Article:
The first major assault on M&M came soon after the propositions were published. The authors, critics said, clearly underestimated the tax benefits of debt, which exist thanks to the tax-deductibility of interest payments. This so-called corporate tax shield means that, for any number of companies, using more debt means paying less taxes and hence increases the value of the company. Modigliani and Miller conceded the point in a correction paper published in 1963, and brought their estimates back in line.
"We made a big mistake on the matter of how firm value is affected by interest deductibility under the corporate income tax," Miller says. "In the correction paper, we worked out the argument a little more rigorously and showed that you could create value with debt, and we came up with an estimate of how much value you could create-- though it didn't turn out to be a very high number."
To this day, however, exactly how valuable the tax shield is for investors remains a bone of contention between Modigliani and Miller: "The whole issue of taxes is a divisive one," says Modigliani. "Miller still seems to think-- something that I disagree with--that taxes make no difference. I believe that is wrong."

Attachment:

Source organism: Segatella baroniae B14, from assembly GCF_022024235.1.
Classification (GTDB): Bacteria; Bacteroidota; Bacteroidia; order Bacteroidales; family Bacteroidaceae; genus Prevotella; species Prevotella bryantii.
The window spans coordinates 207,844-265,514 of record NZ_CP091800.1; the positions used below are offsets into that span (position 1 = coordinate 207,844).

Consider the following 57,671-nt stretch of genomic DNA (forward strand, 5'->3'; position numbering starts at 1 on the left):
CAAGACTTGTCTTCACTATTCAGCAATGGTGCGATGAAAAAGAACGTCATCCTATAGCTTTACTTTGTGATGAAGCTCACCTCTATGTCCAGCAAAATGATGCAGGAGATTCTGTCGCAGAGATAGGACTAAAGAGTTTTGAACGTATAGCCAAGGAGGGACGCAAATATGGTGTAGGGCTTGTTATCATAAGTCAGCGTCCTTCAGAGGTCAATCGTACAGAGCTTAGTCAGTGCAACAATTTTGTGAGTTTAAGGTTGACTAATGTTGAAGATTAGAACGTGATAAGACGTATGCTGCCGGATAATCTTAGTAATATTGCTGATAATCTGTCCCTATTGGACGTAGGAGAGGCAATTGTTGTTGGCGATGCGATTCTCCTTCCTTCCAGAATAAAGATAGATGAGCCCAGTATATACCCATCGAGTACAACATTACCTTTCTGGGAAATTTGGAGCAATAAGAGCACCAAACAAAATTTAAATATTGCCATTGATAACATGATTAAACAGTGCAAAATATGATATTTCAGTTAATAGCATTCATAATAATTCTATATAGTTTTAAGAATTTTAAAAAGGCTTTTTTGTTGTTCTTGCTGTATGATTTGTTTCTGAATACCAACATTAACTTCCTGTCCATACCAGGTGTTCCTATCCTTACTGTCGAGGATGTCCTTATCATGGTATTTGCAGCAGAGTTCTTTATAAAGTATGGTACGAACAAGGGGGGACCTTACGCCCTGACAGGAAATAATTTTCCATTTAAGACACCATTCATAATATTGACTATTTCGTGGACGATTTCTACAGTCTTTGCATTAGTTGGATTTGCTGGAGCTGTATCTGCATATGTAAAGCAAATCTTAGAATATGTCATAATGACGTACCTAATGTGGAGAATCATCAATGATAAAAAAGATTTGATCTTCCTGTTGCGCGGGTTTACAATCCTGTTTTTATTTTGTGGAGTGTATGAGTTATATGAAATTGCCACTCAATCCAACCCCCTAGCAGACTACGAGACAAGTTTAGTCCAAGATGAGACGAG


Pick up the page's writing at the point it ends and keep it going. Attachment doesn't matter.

Where does the CFO come down on this debate?
"The availability of the tax deduction is a primary consideration when making a decision about whether you issue equity or debt," says Hank Wolf, executive vice president of finance at Norfolk Southern Corp., the railroad and transportation giant based in Norfolk, Virginia. "The tax benefit, for example, may influence the decision of how you are going to finance an acquisition or capital investment. But I think there are more important considerations, such as companywide strategic issues and overall shareholder value, that come into play." Case in point: Norfolk Southern's commitment to low debt levels proved indispensable when it needed to raise cash for its successful Conrail Inc. bid, in 1996.